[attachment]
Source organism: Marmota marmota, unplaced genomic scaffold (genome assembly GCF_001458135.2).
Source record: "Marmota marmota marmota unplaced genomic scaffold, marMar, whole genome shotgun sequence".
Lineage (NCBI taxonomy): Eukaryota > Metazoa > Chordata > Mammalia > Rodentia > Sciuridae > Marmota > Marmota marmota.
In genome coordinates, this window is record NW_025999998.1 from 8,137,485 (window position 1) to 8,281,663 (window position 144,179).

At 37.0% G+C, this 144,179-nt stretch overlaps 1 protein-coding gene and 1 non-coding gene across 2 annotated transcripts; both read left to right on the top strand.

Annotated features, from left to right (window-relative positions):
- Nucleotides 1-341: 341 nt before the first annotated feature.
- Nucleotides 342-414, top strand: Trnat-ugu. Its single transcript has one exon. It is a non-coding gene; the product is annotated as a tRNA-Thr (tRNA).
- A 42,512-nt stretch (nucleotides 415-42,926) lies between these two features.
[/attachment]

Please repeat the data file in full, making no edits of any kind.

Source organism: Marmota marmota, unplaced genomic scaffold (genome assembly GCF_001458135.2).
Source record: "Marmota marmota marmota unplaced genomic scaffold, marMar, whole genome shotgun sequence".
Lineage (NCBI taxonomy): Eukaryota > Metazoa > Chordata > Mammalia > Rodentia > Sciuridae > Marmota > Marmota marmota.
In genome coordinates, this window is record NW_025999998.1 from 8,137,485 (window position 1) to 8,281,663 (window position 144,179).

At 37.0% G+C, this 144,179-nt stretch overlaps 1 protein-coding gene and 1 non-coding gene across 2 annotated transcripts; both read left to right on the top strand.

Annotated features, from left to right (window-relative positions):
- Nucleotides 1-341: 341 nt before the first annotated feature.
- Nucleotides 342-414, top strand: Trnat-ugu. Its single transcript has one exon. It is a non-coding gene; the product is annotated as a tRNA-Thr (tRNA).
- A 42,512-nt stretch (nucleotides 415-42,926) lies between these two features.